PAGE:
‘Soni is missing,’ so starts the novel my partner, Toni kan wrote in his fast selling crime story, The Carnivorous City.
Toni’s book is fiction.
In reality, people disappear every day, in this city, in this country; people just vanish into thin air.
I remember when my friend’s brother went missing years back when we were still in school at Jos. This brother had travelled from Lagos to Jos via public transport; the eight-seater bus he boarded at the park in Ijora had been duly recorded on paper by my friend who saw his brother off. He recorded the vehicle colour, model, registration number and the name of the driver – a precaution their mother taught them to observe anytime anyone was travelling or going by public transport.
So when word came from Jos a day after the brother was expected, that he hadn’t shown up, the family knew something was terribly wrong. It was also not the era of GSM.
They were later to discover the bus had been involved in an accident somewhere at Mokwa, in Niger State; they checked the recorded note against the damaged bus and driver’s name, all matched; all persons in the bus were accounted for…except my friend’s brother. Survivors claimed no one disembarked along the way and yet, no one could tell if he survived and wandered off, dazed from the effects of the accident.
My friend’s family travelled the road more than five times, stopping at villages; showing his pictures to the people around…perhaps someone saw him. They combed all the mortuaries and hospitals that lined the road from Ibadan to Mokwa and even beyond, they searched the bushes, they talked to people at the garages, they got the police involved and when the police rested the case, they continued… his dead body would have brought tremendous relief to them…they got nothing to date. The Yoruba saying, ‘a dead child is better than one missing,’ is so apt here.
When a son is missing, a father is missing, a friend, wife, daughter is missing; it strips you of your vulnerability. You find yourself asking over and over again; are they dead, have they been involved in an accident or hurt and abandoned in some hospital and lost their memories and can’t tell anyone how to locate their loved ones or could it be that they have been kidnapped or did the ground suddenly open up and swallow them whole?
Over the weekend, I watched Angelina Jolie in that old movie, Changeling, a true story adapted into a movie -produced and directed by Clint Eastwood. In it, Jolie’s character is a mother who’s nine-year-old son, Walter goes missing. Her insistence on getting the corrupt LAPD police to find her son results in the police forcing another boy on her and when she persists that her real son is still missing, she is thrown into the madhouse.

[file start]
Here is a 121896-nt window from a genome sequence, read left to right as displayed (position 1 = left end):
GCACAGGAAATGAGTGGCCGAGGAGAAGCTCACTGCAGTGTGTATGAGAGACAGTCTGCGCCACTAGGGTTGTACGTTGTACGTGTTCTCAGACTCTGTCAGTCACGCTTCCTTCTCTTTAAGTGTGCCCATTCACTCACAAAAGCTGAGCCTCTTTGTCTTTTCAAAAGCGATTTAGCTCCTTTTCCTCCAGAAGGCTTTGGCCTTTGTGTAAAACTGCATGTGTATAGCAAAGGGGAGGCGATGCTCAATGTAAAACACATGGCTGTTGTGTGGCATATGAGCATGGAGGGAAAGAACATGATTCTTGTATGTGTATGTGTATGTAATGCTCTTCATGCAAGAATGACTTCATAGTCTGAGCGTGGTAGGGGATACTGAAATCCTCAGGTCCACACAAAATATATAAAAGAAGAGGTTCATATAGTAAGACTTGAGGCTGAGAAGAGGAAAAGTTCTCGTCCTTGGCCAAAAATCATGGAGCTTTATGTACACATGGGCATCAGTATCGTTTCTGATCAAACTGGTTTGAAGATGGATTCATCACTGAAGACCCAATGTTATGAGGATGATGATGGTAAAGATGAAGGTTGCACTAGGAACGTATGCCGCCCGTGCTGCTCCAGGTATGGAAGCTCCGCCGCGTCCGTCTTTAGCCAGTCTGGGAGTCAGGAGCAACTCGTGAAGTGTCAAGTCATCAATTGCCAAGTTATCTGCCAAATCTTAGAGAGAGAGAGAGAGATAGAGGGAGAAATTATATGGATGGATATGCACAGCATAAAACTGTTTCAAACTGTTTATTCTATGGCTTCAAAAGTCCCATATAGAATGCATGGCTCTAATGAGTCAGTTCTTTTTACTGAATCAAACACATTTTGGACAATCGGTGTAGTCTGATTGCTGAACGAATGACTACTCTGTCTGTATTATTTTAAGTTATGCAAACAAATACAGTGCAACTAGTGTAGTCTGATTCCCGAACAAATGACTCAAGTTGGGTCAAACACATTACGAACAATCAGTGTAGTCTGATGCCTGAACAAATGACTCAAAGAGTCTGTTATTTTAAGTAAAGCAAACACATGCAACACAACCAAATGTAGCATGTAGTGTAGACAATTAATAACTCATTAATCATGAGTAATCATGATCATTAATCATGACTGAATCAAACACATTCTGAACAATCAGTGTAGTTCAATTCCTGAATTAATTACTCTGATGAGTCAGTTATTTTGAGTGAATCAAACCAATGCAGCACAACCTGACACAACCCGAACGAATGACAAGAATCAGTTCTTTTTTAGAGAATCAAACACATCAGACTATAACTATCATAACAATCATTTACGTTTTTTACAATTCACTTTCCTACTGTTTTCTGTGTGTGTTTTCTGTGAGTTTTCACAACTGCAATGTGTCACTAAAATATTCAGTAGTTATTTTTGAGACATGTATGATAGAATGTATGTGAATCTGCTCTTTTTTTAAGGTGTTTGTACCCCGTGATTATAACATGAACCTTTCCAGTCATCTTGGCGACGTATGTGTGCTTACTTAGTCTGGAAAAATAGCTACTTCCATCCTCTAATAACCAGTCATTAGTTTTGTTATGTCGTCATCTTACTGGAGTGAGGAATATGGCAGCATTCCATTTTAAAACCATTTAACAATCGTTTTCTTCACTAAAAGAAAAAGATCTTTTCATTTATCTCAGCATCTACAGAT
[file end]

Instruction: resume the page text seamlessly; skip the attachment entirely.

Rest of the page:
Two things I took away from this movie; first off, corruption in the police system is everywhere, there are just levels…not an excuse for our boys here, though.
Secondly, when a loved one goes missing, their families are scared to stop looking, they’ll keep searching till they die.
I know a former colleague who just upped from her home here in Lagos and disappeared…it’s been more than 12 years now. Before she left; she had just been married for some six months or thereabout, was about three months pregnant, her husband was in the bathroom that day and a pot of moin-moin was on the burner in the kitchen.
No one should ever wish to be in the shoes of the victims nor their loved ones; I won’t claim to know all of what families of people who have disappeared feel but I got a tip of it when my son was missing for a few hours at a party. I died a thousand times. I would gasp for air at intervals as if my nostrils weren’t wide enough to suck in air. My head pounded incessantly, my stomach churned painfully as horrible images of my son flashed through my mind and I heard voices in my head, taunting me, vilifying me…only a few hours…I never want to go through that ordeal nor wish it for anyone.
So what happens to families of victims who go missing for days? Months? Even years?
You call the victims phones; you call a few friends who perhaps may know their whereabouts, you don’t get answers. Then you begin to get angry and wonder why the victim hasn’t called back to let you know he or she is fine.
Afterwards, that anger dissolves to panic, an irrepressible panic that causes the heart to stop pumping and start again, the stomach churns painfully as mad thoughts race through your mind!
The pain of never knowing is the worst of all.
Never knowing what truly happened
Never knowing how far or near to search.
Never knowing if your loved one is dead and or alive.
And above all, never knowing when to stop searching.
This will gnaw at your insides for the rest of your life.
Incidentally, I’ve been reading books about people who went missing and the pain their families are subjected to. It is made worse with a police force that seems uncaring or mostly just ill-equipped to tackle cases of missing persons and offer creative solutions to prevent more loss.
For instance, my former colleague’s family was told by the police to invite a Babalawo to help find her. I think they did, the word I got years later was that she was summoned by a ritualist, never to return.
As for my friend’s brother, his family say they believe he might be dead, it’s more than 20 years now.
The truth is, when a person goes missing, someone knows what truly happened!